Particularly hopeful is the fact that Thursday’s numbers were fueled by gains in leisure and hospitality employment, sectors that took some of the hardest blows. It shows that additional multi-trillion dollar federal aid packages aren’t needed. Businesses want to get back into business, workers want to get back to work, and customers want to shop.
Faced with an unprecedented crisis, people have learned to adapt. They’ve changed the way they work and the way they do business, accepting the safety measures they must now incorporate. It’s an testament to American determination that people are simply refusing to let the coronavirus undermine their ability to live as normal of a life as possible.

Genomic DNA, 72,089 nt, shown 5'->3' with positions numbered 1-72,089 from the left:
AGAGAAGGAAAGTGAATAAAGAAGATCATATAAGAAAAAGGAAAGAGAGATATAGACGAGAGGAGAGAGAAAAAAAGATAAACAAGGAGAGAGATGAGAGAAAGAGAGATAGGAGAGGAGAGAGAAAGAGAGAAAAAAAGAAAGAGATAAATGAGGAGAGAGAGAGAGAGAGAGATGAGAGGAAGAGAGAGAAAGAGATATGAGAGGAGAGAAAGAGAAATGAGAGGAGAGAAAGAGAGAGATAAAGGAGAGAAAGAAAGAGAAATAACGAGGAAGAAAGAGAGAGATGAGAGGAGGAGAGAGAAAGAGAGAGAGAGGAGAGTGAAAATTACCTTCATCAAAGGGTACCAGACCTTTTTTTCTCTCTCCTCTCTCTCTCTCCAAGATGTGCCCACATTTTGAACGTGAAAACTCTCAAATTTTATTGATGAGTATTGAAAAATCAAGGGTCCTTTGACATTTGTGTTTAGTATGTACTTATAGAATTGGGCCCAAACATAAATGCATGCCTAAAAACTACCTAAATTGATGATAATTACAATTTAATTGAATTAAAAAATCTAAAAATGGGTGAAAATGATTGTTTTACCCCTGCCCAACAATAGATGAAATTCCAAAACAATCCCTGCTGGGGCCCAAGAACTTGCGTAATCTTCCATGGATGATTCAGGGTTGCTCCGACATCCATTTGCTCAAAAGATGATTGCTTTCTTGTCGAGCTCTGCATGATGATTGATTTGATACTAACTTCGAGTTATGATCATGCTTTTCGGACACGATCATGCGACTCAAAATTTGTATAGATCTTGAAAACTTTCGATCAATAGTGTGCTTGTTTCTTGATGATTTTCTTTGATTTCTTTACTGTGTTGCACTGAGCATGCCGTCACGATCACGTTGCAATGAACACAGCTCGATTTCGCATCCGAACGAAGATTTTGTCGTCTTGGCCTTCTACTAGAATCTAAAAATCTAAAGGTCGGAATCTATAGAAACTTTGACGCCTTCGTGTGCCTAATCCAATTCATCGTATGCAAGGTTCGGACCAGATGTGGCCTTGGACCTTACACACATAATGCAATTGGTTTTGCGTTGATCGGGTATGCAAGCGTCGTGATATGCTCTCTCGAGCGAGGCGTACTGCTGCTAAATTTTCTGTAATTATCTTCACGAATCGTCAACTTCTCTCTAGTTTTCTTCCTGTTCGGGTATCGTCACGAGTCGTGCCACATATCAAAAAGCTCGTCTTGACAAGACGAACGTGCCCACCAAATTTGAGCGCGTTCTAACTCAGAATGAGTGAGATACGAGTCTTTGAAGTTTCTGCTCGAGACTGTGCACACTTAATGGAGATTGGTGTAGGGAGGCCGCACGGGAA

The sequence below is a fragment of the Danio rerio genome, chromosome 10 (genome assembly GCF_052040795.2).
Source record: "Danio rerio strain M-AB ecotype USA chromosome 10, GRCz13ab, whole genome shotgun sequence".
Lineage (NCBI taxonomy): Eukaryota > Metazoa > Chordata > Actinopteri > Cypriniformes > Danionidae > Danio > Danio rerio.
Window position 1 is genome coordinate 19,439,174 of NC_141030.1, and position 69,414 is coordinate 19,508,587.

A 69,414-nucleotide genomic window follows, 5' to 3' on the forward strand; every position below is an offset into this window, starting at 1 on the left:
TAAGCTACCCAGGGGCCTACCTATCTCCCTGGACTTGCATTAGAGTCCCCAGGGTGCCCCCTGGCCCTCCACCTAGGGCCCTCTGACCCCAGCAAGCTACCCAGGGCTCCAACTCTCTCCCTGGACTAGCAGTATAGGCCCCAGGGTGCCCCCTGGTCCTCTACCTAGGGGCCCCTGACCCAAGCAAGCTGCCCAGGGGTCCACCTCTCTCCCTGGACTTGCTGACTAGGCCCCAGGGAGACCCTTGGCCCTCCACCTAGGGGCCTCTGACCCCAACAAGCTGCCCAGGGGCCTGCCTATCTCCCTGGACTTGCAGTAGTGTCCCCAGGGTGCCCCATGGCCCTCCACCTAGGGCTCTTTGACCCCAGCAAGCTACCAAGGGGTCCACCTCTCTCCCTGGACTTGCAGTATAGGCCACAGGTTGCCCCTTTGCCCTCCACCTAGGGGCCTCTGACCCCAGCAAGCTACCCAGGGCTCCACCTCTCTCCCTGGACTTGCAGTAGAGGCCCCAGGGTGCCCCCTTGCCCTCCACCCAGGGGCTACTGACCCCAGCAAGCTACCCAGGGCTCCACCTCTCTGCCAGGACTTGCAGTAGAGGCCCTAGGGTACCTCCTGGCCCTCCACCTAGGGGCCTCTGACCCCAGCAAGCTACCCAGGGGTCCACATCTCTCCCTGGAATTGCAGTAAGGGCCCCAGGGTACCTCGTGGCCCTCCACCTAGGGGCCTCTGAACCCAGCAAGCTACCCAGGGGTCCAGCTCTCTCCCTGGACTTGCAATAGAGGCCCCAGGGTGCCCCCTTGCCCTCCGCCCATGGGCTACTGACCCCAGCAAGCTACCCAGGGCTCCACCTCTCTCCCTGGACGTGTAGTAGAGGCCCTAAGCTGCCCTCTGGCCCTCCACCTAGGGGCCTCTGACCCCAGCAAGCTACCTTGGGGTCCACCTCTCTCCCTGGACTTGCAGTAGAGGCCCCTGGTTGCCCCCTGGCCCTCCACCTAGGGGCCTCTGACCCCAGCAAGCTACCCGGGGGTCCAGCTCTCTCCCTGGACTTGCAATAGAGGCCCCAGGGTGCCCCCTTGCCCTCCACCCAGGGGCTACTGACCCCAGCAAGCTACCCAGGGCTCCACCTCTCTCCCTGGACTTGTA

Safety measures remain important, lives remain at risk, and we should all proceed cautiously. But rules like California’s AB5 or other regulations that strictly regulate work aren’t helpful at a time when the very nature of that work has to be rethought. Infection spikes after some cities’ and state’s reopenings have prompted many elected officials to abruptly reverse course. They should be as cautious in reinstituting lockdowns as they were in allowing businesses to reopen. We cannot afford to indefinitely pile up debt prevent people from working. People need to work and businesses need to get back to business. The good news is that American workers seem to be eager to get back to it.